SRD Fall Camporee - Grand Canyon Council

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SRD Fall Camporee - Grand Canyon Council
Muskets
SRD Fall Camporee 2015
SRD Fall Camporee
Muskets
Rifled percussion musket, Model 1861 subcontract Bridesburg, with Model 1863 modifications, Indiana
inspected, 1864, .58 cal.
Well it's not an “Exact Replica”, but for the purpose of reenacting and displaying military tactics and procedures
it will work fine. This is only the first cut. It does clean up fairly nice with sanding. So here are some
instructions.
Materials
1inX4in X10ft Pine Common board (makes 2), $5.25 plus tax
Tools
Band saw, Drill with 1in to 1 ¼ in forstner bit. This can be done with a Circular saw or even hand saw but will be
little harder. A combination would even be better because my lines were not very straight with the band saw. A
circular saw would have been great on the long straight lines.
First Cut
After I cut the 10 footer into 2 pieces. I made the first musket using a PDF template supplied by the Camporee
Staff. It turns out to be 48 inches long and the PDF suggests it should be 53 inches long. Muskets tend to be
about as big as the owner, so I stretched it out. I cut out the paper template and taped it to the board.
6/30/2015
Roy Hollis, 602 989 4605, srdscouts.org
Page 1 of 3
Muskets
SRD Fall Camporee 2015
The next part is to cut it out with the band saw or whatever you choose. Can’t help your there, I could barely
help myself. The tough spots are the trigger guard and the hammer.
On the second musket I clamped on the musket template I just created and used a pencil to trace around it.
Well actually I clamped the musket on the board and tried to follow the edge of the musket template, but the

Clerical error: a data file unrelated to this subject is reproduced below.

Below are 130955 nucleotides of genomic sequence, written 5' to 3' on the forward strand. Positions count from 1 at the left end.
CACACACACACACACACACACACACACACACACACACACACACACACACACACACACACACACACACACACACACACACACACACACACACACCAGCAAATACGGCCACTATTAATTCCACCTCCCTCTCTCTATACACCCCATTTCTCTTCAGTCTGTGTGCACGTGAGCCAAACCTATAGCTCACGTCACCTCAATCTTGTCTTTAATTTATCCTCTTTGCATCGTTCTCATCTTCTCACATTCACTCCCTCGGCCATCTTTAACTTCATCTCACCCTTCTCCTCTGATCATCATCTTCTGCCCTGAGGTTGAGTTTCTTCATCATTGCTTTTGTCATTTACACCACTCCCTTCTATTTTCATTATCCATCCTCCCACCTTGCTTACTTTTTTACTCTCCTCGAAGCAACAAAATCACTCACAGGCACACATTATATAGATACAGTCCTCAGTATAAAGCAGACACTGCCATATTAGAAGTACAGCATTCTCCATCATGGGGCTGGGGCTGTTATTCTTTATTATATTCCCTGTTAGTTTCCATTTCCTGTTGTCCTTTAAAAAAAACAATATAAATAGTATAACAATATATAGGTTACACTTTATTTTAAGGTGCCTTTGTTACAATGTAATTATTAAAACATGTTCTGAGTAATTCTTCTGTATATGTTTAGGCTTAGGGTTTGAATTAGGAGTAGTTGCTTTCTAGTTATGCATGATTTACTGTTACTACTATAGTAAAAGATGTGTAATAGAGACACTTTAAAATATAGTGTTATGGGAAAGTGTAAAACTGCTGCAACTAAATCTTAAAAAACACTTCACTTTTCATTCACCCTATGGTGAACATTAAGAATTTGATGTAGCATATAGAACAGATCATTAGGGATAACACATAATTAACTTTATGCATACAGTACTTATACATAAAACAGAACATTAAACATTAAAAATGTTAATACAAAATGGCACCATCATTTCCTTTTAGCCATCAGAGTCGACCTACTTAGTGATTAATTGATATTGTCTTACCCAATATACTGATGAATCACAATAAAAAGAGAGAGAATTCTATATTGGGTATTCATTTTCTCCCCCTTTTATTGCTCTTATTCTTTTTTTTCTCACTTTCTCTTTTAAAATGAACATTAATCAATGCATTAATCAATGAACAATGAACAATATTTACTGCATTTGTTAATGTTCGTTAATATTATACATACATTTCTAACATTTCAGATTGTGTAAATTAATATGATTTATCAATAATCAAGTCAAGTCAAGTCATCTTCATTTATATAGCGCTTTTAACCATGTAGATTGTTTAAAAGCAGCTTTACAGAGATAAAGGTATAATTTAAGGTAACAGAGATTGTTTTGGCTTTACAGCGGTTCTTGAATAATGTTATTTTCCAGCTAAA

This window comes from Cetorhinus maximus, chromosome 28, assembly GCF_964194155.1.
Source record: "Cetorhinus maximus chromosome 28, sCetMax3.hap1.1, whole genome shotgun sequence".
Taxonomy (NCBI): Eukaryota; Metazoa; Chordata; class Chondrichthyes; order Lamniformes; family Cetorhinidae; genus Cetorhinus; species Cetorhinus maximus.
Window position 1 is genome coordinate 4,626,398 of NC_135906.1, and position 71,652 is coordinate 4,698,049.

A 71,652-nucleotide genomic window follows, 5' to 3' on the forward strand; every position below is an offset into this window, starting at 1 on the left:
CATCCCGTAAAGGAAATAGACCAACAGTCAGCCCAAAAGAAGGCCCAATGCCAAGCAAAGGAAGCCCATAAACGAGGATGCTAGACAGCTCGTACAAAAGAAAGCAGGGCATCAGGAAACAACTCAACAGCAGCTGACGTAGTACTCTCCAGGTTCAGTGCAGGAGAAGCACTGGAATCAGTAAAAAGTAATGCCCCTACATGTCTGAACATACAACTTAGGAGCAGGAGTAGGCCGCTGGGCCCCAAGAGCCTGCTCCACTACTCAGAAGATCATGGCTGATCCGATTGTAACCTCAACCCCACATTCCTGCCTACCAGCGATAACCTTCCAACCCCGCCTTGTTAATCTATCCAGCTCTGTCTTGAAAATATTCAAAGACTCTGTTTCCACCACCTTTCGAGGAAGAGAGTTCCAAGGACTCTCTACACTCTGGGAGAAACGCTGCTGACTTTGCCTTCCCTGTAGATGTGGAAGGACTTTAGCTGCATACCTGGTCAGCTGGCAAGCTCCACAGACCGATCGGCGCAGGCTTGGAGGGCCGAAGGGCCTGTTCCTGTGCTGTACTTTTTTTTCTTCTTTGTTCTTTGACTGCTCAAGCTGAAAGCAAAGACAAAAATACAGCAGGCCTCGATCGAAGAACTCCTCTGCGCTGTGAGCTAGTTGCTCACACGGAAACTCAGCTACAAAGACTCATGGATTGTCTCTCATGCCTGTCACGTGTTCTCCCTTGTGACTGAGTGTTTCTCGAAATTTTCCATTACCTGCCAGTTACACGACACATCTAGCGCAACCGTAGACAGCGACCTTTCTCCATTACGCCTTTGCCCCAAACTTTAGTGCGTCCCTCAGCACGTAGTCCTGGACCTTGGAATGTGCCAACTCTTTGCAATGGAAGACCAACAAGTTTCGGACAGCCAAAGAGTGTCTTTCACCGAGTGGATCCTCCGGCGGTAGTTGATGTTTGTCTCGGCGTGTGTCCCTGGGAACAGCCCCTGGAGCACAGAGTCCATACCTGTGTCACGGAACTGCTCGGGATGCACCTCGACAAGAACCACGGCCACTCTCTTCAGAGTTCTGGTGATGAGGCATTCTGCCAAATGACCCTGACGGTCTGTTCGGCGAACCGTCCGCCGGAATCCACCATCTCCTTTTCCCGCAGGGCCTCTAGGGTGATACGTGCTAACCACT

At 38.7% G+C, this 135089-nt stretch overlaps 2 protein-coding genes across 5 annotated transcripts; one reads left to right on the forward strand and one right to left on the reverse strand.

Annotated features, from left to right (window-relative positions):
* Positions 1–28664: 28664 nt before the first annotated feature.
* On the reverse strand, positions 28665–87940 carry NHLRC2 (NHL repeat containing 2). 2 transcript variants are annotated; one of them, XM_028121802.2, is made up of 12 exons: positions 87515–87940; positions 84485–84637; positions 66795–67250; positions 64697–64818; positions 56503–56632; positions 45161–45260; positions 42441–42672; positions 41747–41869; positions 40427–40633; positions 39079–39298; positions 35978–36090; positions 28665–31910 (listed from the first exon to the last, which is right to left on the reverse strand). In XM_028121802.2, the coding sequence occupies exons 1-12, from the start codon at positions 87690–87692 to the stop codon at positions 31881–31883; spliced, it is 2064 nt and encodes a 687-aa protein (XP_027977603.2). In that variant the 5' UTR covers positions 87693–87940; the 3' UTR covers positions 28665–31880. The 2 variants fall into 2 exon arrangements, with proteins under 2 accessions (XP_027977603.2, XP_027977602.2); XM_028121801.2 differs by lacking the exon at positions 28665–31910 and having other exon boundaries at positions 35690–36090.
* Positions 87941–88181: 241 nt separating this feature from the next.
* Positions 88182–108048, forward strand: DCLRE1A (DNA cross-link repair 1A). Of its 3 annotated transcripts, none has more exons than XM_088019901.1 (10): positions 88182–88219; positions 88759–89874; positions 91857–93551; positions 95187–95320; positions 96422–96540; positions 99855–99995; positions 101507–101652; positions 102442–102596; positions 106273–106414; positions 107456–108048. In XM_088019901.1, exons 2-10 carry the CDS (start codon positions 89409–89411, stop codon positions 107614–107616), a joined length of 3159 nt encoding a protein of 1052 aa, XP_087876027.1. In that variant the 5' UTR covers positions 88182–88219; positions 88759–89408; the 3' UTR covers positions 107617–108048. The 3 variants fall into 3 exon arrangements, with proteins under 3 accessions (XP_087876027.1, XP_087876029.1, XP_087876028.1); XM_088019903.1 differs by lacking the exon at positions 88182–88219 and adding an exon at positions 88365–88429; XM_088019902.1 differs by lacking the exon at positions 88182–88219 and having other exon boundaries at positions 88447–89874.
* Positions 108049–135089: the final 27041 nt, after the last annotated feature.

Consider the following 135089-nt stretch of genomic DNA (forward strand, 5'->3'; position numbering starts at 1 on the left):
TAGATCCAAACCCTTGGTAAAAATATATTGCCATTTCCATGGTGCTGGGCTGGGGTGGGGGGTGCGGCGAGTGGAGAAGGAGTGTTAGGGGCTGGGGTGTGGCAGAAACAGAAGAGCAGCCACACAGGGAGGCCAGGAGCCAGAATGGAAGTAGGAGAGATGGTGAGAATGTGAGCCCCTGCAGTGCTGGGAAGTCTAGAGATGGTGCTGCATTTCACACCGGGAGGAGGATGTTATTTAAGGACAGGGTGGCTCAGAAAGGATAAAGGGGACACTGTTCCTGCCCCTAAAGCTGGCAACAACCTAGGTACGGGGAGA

clamps were a nuisance. After that I traced the musket, wiggly lines and all.
From Cutout to Musket
The cutting leaves a very rough edge all around the musket. The edges are also sharp and we want to heavily
round corners. If you have access to a power sander it will greatly speed up the process. Expect to spend a
good hour or more sanding. Start with a coarse grit, 40 to 60. Sand the long edges until smooth. I didn’t worry
about smoothing out the ups and downs, just smoothing the roughness left by the cutting. Ups and downs are
character.
I used the same coarse grit to round the long edges. How much rounding is up to you. I used a power sander to
really round off the top edge to make it a little more like a barrel, but it’s not necessary. If you have access to a
router you can make very quick work of the rounding. Rounding the corners will take a bit more work as you
would like to round the corners quite a bit.
Once you are satisfied that all the sharp edges are gone and the rough spots a fairly smooth, then it’s on to paint
prep. I chose to do a full sanding of all surfaces with 100 grit. Then a final sanding with 220 grit.
On to Paint
Most muskets are not painted, but stained. I chose a dark walnut as walnut is commonly used in rifle stocks. So
I stained the entire surface, my hands, and a pair of pants. I could stop there. Maybe put a coat or two of clear
gloss polyurethane on it for protection.
Instead I decided to paint on a grey colored barrel. I used a latex primer for an initial coat. I added a metal latex
paint over the primer. I did the same for the hammer and the trigger guard. For an added touch of realism I
painted on two metal bands holding on the barrel. Before I arrive at Camporee I plan on adding a couple coats